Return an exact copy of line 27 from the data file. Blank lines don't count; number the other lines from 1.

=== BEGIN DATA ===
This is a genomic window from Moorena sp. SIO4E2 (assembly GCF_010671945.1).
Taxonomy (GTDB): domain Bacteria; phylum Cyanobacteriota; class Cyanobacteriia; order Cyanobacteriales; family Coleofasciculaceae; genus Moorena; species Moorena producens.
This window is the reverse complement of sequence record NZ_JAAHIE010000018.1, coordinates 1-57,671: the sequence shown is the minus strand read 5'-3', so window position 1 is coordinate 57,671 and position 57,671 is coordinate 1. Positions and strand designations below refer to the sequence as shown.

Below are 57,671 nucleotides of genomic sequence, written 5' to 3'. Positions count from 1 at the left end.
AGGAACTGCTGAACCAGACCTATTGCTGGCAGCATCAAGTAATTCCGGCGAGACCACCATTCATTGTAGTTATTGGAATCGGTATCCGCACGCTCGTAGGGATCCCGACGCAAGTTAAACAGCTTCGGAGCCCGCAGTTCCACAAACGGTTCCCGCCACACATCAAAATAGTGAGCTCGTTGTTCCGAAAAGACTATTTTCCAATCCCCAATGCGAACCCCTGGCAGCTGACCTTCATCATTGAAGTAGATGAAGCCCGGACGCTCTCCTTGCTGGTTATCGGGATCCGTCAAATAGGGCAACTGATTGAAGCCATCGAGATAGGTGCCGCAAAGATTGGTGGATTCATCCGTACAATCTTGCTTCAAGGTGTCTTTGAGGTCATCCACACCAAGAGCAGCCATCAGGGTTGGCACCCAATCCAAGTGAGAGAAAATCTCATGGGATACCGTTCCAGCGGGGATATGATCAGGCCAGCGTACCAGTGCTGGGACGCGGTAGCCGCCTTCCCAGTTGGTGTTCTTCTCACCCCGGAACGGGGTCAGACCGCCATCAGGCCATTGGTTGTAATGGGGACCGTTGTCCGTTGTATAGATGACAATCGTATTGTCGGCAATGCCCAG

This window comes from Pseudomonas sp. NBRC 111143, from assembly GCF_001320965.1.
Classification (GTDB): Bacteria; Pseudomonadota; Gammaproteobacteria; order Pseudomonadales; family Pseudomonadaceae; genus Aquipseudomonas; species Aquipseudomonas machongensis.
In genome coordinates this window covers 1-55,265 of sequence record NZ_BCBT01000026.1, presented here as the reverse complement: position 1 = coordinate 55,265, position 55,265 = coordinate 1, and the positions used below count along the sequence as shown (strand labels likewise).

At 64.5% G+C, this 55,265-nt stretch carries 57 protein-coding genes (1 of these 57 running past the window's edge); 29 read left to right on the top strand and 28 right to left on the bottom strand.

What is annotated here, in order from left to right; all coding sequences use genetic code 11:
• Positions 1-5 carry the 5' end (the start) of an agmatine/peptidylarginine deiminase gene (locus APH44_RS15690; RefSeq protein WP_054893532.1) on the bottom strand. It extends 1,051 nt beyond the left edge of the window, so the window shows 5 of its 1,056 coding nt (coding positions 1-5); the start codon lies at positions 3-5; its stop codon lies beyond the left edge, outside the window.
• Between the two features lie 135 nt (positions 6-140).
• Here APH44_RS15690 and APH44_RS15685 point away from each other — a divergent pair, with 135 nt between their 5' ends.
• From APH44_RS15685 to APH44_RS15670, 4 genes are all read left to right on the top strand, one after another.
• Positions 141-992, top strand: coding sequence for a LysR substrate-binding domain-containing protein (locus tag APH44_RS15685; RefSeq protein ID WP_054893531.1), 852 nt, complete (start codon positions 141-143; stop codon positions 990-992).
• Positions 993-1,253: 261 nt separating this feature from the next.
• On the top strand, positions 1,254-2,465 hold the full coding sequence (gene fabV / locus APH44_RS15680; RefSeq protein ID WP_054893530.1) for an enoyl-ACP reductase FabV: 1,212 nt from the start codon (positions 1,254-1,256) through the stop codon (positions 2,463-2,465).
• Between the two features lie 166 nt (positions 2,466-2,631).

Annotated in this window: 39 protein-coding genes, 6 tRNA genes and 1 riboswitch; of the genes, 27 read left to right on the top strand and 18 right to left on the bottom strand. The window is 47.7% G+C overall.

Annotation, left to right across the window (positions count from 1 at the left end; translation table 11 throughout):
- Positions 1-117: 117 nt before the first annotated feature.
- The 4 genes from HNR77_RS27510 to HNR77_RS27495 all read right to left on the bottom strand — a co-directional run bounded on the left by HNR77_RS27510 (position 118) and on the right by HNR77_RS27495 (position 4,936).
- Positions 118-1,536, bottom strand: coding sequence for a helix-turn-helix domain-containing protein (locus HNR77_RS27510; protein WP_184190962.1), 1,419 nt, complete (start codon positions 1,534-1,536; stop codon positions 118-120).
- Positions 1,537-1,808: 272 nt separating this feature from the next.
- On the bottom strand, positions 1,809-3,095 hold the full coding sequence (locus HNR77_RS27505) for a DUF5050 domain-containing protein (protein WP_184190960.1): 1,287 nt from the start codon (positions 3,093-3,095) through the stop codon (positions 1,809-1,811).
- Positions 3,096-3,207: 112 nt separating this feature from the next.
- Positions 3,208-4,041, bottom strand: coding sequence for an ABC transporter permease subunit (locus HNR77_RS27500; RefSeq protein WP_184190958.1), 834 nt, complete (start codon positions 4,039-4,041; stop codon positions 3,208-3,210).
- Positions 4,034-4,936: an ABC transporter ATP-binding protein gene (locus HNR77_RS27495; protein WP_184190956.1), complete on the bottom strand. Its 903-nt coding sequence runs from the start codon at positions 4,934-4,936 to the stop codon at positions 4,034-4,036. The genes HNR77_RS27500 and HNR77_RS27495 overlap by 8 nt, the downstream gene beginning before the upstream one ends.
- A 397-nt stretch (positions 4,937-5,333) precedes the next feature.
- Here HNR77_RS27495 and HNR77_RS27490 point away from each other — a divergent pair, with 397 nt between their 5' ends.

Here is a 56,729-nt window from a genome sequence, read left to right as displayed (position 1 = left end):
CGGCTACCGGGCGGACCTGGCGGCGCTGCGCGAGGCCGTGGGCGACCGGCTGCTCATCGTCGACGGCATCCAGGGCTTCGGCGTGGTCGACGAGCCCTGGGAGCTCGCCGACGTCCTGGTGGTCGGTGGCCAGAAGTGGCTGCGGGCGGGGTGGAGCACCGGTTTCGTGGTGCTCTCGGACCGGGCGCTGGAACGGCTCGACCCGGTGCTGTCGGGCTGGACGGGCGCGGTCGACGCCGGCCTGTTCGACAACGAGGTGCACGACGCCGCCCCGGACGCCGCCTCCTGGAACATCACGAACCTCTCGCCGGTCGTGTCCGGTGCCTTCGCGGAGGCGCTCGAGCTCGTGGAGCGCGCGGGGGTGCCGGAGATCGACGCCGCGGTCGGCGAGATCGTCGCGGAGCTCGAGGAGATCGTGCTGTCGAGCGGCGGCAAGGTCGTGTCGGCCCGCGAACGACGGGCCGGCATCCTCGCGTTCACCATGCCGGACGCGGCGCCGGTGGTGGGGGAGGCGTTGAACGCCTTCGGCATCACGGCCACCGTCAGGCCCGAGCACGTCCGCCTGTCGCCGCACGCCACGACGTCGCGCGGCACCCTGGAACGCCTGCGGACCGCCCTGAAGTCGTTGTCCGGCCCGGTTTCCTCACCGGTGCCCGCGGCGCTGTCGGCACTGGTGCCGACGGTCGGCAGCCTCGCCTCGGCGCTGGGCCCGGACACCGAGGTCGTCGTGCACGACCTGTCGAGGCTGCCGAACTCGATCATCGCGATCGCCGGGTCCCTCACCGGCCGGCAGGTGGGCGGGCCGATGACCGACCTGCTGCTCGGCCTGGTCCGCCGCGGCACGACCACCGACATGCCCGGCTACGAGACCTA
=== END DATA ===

- Positions 3,208-4,041, bottom strand: coding sequence for an ABC transporter permease subunit (locus HNR77_RS27500; RefSeq protein WP_184190958.1), 834 nt, complete (start codon positions 4,039-4,041; stop codon positions 3,208-3,210).